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Editorial: Politics as usual

Editorial: Politics as usual

It’s tempting to ask the Chinese government to pull the other leg now.

As anyone who grows canola is likely aware by now, Canada’s largest single customer for canola, accounting for 40 per cent of this country’s exports, threw a monkey wrench into Prairie export canola.

Officials quietly banned imports from Richardson International, Canada’s largest wholly Canadian grain exporter on phytosanitary grounds, as of March 1. So far, the effects on prices have been muted, but it has the whole sector on edge.

The Chinese government is claiming officials have found a laundry list of pathogens in shipments, including blackleg, bacterial leaf spot, wild oat, cocklebur and Palmer amaranth.

The company and the Canadian Food Inspection Agency (CFIA) say their own testing reveals none of these issues, causing widespread speculation that the issue is a political one.

Relations with China have been frosty, to say the least, since the late-2018 arrest of Meng Wanzhou, the CFO of Chinese telecomm giant Huawei. She was picked up at the behest of the U.S. government, which alleges she committed fraud by using a hidden subsidiary known as Skycom to skirt U.S. sanctions against Iran.

Ordinarily a business executive accused of some behind-the-scenes skulduggery wouldn’t necessarily garner the sort of over-the-top reaction seen from China. But this case is a bit different.

She’s not just the CFO of the company. She’s the daughter of its founder, Ren Zhengfei, a billionaire who’s said to be the 83rd richest person on the planet.

As a scion of China Inc., Meng Wanzhou’s arrest was sure to set up a major international showdown between the U.S. and China. Stuck between two heavyweights is a tough spot for a middleweight like Canada.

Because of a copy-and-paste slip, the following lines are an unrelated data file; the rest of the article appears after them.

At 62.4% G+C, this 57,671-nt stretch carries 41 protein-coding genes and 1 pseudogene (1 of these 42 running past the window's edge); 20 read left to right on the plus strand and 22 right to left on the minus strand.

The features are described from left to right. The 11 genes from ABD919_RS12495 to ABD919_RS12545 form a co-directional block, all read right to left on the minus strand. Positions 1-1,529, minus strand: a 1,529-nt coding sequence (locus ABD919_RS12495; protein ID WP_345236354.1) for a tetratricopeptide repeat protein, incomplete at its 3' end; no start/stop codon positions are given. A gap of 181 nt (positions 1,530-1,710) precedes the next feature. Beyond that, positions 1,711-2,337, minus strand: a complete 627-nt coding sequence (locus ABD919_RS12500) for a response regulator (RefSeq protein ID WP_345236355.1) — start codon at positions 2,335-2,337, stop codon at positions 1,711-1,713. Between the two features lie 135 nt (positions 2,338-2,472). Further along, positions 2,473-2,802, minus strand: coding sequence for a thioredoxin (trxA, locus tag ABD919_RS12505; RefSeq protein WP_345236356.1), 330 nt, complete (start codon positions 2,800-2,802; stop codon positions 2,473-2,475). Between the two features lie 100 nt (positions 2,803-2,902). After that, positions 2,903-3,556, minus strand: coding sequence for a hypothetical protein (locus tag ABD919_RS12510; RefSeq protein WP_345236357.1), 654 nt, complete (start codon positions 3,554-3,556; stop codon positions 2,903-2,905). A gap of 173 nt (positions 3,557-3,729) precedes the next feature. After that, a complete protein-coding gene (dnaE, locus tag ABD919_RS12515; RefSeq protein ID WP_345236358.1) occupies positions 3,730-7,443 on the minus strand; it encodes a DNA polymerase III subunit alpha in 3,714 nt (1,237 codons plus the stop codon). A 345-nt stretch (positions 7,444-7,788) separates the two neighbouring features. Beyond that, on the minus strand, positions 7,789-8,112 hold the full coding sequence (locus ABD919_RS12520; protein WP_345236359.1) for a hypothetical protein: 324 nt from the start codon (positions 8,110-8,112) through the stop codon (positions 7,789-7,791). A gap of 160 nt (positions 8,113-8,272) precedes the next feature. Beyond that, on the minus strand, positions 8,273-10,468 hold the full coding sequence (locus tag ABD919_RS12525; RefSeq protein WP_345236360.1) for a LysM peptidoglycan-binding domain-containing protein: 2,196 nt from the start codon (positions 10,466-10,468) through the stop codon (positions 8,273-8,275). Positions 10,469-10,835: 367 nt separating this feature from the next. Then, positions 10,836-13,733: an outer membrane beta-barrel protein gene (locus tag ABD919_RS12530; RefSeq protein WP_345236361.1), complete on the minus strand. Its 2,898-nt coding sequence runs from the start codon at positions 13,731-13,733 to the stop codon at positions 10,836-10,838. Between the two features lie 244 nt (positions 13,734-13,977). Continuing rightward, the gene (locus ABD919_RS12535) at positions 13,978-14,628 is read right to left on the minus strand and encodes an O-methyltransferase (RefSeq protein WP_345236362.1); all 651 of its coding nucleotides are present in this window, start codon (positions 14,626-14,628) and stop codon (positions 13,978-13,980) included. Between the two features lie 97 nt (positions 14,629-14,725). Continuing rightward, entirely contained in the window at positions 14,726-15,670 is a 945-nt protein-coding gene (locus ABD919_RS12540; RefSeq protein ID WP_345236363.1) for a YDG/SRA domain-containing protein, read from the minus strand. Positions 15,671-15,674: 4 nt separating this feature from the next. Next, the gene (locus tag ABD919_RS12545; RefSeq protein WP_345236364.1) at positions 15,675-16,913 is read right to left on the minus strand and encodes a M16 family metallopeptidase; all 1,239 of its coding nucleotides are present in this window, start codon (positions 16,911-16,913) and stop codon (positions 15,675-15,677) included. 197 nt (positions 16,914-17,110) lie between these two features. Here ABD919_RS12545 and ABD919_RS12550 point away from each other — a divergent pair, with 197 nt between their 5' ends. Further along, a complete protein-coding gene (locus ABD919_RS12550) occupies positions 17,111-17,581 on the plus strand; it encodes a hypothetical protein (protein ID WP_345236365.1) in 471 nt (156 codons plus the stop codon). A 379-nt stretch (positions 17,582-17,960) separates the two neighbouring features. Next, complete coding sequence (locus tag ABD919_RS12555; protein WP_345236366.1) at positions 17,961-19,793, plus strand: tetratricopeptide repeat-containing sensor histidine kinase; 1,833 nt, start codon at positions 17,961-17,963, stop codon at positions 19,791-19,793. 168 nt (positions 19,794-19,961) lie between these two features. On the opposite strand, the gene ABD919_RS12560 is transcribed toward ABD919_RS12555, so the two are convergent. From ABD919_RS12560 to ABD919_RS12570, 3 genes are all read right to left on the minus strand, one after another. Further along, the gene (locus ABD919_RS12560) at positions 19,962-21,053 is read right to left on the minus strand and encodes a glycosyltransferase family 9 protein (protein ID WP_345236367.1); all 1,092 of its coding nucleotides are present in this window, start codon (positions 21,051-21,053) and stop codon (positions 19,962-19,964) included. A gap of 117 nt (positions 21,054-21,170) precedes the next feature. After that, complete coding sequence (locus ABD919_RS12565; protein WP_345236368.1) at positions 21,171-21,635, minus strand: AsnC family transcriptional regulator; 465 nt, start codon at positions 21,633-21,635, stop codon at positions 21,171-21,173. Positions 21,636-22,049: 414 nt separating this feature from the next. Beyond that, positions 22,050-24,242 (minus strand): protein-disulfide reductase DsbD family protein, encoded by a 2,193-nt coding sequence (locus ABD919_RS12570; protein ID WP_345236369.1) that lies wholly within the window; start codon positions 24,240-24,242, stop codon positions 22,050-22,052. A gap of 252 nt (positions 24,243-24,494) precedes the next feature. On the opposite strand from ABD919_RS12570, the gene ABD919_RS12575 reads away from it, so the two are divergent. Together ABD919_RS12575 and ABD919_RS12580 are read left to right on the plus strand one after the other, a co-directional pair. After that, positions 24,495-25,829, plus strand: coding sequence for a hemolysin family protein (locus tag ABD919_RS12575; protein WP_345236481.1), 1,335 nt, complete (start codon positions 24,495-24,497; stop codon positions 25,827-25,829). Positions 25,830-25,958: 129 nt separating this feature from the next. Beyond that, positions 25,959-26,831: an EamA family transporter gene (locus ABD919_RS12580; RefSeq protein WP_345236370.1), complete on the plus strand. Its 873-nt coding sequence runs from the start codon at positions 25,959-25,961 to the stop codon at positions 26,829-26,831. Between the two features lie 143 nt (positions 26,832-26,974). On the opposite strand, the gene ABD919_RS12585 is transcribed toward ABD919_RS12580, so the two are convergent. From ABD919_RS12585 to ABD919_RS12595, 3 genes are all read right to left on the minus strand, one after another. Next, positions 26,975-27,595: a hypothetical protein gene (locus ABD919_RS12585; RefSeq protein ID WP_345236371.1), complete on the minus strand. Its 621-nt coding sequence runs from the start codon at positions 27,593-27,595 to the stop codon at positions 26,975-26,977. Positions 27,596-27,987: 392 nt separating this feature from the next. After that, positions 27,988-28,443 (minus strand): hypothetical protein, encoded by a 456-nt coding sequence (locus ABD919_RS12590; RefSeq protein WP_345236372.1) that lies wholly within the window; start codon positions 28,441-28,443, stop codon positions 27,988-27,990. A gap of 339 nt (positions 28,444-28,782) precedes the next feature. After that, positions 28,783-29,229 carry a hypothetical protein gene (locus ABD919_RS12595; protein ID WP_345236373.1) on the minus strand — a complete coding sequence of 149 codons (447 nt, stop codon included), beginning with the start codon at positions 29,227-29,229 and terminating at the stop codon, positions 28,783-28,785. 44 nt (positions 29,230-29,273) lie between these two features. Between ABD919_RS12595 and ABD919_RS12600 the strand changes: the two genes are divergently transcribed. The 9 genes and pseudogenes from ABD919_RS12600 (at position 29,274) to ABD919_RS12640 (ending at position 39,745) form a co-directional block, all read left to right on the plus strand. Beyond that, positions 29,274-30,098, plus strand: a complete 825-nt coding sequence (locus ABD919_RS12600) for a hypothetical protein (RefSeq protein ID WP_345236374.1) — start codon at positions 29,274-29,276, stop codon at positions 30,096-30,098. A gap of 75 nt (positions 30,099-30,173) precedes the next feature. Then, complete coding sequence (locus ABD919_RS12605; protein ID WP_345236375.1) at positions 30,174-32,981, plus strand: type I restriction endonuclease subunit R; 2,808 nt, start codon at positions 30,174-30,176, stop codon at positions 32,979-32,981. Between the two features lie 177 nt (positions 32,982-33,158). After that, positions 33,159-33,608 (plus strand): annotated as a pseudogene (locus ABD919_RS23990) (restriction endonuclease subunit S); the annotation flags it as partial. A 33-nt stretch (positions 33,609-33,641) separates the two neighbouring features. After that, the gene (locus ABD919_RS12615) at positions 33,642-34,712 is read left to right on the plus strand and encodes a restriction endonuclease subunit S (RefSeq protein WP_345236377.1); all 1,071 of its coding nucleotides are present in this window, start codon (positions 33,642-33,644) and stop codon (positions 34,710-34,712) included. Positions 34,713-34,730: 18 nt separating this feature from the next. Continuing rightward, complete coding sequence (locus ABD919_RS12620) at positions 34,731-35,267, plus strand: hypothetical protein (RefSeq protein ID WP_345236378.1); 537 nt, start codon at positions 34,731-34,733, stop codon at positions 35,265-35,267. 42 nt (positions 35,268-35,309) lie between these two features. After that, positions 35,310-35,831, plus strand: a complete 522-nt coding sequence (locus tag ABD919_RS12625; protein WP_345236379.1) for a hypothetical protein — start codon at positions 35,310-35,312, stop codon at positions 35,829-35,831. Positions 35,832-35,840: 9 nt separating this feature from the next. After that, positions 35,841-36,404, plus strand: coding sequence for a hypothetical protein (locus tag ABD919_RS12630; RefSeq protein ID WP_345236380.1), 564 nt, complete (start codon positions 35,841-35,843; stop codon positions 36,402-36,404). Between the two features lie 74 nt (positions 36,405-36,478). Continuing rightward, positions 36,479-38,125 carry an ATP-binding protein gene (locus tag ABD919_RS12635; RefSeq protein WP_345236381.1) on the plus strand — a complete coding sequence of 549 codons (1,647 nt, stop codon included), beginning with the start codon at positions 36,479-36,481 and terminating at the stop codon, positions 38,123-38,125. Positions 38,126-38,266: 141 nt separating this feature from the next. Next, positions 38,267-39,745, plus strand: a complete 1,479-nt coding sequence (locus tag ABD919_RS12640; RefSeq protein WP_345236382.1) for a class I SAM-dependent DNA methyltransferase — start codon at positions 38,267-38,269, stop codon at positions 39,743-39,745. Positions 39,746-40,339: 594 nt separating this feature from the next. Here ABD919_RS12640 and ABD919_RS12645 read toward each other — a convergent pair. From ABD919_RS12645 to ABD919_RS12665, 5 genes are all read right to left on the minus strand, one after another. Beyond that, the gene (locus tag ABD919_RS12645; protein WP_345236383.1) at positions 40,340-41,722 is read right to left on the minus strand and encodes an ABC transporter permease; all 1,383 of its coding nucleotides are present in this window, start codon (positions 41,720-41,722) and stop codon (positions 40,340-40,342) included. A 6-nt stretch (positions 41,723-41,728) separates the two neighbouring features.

China’s response has been short, sharp and decidedly undiplomatic. It has called the Meng arrest illegal, it’s questioned Canada’s human rights standards, it’s arrested Canadian citizens in retaliation and accused Canada of being in the back pocket of the U.S.

Some international affairs observers have called out the Middle Kingdom for this over-the-top reaction, saying the actions are harming its broader global interests.

Writing in the South China Post, Hong Kong-based journalist and commentator Philip Bowring chided the Chinese government for alienating potential international allies and noted “… its reaction has again shown an underlying arrogance and ethnocentricity, which is being noticed around Asia and in the West…”

He noted the country does have a case for its claim the arrest is suspicious, arguing that almost always it is the companies, not individuals, who are targeted. Shareholders pay the price through fines and other sanctions. By way of example, he offered the fact that no Wall Street bankers saw the inside of a cell following the Global Financial Crisis.

Were China to take a more humble approach, Bowring said, its leaders would likely find themselves with common ground that would help them drive the change they want to see.

“In the Huawei case, armed with damning evidence of U.S. judicial hypocrisy, what does China do? It takes aim at a Canada that is only obeying its own laws in a transparent manner. The seizing of Canadians is simply an act of thuggery, not befitting a Confucian civilization with thousands of years of history. China could have made friends with many countries that see the Huawei case as more driven by long-term U.S. strategic interests than the law,” he wrote.

Shutting the door to canola shipments is just another expression of this newly found power — and the arrogance it appears to have brought with it.

U.S. farmers have found themselves stuck in the middle of wrangling between these two governments since July of 2018, when the Trump administration brought in US$34 billion of tariffs on Chinese products and China retaliated in kind.

The result has been about 25 million tonnes of U.S. soybeans expected to go unsold this crop year, according to Robert Johansson, USDA chief economist, in a February statement. That number represents the cumulative carry-over of this and last crop year he said, and is a direct result of the China-U.S. trade war.

Johansson went on to say the cumulative losses to U.S. farmers in the past year have been around US$7.9 billion, to say nothing of the lingering effect of South American producers displacing U.S. farmers.

It’s too early to say if canola growers could be facing a similar hit, but the stakes are high.

Already China has forecast rising soybean imports to make up the shortfall and canola futures have fallen.

As Canada works to restore imports and ensure the bans don’t spread, everyone will be watching the markets nervously.

Hopefully cooler heads will prevail and trade will normalize.

About the author


Gord Gilmour

Gord Gilmour is Editor of the Manitoba Co-operator.



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